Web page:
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Paracetamol is no better than placebo at speeding recovery from acute episodes of lower back pain or improving pain levels, function, sleep, or quality of life, according to the first large randomised trial to compare the effectiveness of paracetamol with placebo for low-back pain. The findings, published in The Lancet, question the universal endorsement of paracetamol as the first choice painkiller for low-back pain, say the authors.
Low-back pain is the leading cause of disability worldwide. National clinical guidelines universally recommend paracetamol as the first choice analgesic for acute low-back pain, despite the fact that no previous studies have provided robust evidence that it is effective in people with low-back pain.
The Paracetamol for Low-Back Pain Study (PACE) randomly assigned 1652 individuals (average age 45 years) with acute low-back pain from 235 primary care centres in Sydney, Australia to receive up to 4 weeks of paracetamol in regular doses (three times a day; equivalent to 3990 mg per day), paracetamol as needed (maximum 4000 mg per day), or placebo. All participants received advice and reassurance and were followed-up for 3 months.
No differences in the number of days to recovery were found between the treatment groups—median time to recovery was 17 days in the regular paracetamol group, 17 days in the as-needed paracetamol group, and 16 days in the placebo group. Paracetamol also had no effect on short-term pain levels, disability, function, sleep quality, or quality of life. The number of participants reporting adverse events was similar between the groups.
“Simple analgesics such as paracetamol might not be of primary importance in the management of acute lower back pain”, said lead author Dr Christopher Williams from the George Institute for Global Health at the University of Sydney in Australia. “The results suggest we need to reconsider the universal recommendation to provide paracetamol as a first-line treatment for low-back pain, although understanding why paracetamol works for other pain states but not low-back pain would help direct future treatments.”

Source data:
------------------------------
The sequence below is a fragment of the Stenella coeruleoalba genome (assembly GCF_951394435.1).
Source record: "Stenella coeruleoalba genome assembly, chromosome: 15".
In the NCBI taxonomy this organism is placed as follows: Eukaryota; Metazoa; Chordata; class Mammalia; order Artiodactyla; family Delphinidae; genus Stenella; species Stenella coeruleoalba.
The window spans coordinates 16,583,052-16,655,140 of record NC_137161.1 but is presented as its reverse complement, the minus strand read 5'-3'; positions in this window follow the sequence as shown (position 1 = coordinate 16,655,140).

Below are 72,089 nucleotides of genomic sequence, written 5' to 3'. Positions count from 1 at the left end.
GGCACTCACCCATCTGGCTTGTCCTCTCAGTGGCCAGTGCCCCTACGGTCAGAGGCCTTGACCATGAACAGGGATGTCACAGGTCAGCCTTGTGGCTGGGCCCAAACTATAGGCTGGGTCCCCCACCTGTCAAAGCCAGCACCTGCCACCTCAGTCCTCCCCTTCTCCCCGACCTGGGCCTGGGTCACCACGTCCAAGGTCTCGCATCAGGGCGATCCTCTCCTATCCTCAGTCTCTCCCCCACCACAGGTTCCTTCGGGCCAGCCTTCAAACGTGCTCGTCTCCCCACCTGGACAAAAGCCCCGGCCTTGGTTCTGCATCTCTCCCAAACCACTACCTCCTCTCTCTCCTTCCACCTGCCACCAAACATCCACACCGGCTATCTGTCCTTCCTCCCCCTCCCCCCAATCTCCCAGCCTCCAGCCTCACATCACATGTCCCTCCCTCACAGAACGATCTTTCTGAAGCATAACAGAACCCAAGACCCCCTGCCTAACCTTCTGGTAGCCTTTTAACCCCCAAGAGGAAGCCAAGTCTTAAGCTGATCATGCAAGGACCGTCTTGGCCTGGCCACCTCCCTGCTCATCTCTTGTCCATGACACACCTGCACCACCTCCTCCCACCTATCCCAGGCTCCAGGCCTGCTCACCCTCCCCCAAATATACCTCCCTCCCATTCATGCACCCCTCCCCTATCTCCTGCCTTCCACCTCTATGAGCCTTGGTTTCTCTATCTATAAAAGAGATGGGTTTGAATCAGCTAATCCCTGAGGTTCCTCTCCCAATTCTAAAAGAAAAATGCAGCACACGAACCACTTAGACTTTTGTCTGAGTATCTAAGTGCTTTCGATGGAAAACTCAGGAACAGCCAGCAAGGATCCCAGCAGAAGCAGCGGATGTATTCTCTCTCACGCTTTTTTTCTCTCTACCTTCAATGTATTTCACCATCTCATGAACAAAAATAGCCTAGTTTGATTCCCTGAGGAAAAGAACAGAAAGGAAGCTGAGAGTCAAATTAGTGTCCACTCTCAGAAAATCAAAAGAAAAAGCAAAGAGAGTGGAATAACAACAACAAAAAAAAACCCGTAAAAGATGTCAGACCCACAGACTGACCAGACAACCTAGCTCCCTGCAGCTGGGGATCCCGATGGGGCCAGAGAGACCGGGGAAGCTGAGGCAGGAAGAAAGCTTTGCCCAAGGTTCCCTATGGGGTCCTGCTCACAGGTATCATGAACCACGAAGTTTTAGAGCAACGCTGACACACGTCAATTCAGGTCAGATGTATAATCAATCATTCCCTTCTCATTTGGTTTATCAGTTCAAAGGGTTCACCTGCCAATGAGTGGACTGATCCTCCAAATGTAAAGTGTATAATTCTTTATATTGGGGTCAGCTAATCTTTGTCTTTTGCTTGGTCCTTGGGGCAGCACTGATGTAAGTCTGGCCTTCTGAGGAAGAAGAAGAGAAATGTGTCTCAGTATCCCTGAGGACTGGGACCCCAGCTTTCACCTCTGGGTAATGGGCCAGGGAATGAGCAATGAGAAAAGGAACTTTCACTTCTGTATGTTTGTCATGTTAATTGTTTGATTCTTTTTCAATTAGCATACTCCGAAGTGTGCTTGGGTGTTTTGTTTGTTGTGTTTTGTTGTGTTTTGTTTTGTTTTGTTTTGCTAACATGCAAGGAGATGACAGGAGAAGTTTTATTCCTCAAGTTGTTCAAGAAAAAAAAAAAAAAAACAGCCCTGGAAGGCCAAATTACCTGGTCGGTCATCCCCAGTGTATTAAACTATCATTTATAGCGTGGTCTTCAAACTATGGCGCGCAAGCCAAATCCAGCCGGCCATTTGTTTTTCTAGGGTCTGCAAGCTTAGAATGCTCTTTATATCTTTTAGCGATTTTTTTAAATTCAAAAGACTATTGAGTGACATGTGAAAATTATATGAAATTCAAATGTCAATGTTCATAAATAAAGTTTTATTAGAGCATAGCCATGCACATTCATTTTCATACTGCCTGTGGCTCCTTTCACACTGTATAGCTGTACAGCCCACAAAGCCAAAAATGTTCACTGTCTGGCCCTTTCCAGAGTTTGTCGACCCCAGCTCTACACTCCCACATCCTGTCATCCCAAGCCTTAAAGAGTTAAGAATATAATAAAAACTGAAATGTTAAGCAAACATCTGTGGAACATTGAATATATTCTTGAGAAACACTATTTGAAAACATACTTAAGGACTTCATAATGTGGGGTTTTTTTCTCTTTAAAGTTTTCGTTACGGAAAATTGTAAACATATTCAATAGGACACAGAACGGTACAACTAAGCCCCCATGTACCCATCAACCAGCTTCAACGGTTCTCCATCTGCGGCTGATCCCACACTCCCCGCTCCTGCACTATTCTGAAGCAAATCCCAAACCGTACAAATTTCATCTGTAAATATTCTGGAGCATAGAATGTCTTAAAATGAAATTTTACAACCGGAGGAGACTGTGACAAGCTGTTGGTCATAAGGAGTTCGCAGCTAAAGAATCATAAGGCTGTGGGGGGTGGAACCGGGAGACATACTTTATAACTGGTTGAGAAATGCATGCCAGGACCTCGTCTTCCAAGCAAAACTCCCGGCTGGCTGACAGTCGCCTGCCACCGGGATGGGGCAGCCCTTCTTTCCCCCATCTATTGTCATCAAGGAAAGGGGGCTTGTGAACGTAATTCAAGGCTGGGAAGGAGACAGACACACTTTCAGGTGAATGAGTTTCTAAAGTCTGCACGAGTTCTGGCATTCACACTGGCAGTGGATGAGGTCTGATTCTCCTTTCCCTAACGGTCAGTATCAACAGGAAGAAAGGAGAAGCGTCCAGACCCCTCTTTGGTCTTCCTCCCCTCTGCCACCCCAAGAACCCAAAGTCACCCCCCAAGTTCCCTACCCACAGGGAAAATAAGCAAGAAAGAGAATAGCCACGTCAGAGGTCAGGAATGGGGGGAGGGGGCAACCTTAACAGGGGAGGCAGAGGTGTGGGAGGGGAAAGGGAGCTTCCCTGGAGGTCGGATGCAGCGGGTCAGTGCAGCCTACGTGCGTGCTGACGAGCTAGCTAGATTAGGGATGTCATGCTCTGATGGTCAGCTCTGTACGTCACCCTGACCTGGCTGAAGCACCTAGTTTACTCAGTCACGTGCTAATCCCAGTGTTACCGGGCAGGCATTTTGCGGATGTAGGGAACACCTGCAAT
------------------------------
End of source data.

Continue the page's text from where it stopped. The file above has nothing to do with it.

He adds, “In view of the quick timeframe in which participants in our trial improved compared with other cohorts, it would be interesting to see whether advice and reassurance (as provided in our trial) might be a more effective than pharmacological strategies for acute episodes of low-back pain.”
Writing in a linked Comment, Bart Koes and Wendy Enthoven from Erasmus MC, University Medical Center in Rotterdam, Netherlands say, “Williams and colleagues are to be applauded for tackling this research question on a topic that has been without debate and evidence for such a long time…Although the findings from this high-quality trial are clear, the content of guidelines should not be changed on the basis of a single trial; more robust and consistent evidence, including verification of the results in other populations, is needed…Furthermore, efforts to establish if prescription of other simple analgesics has additional benefit to advice and reassurance of the favourable prognosis for acute low-back pain are very welcome.”
The study is funded by National Health and Medical Research Council of Australia and GlaxoSmithKline Australia.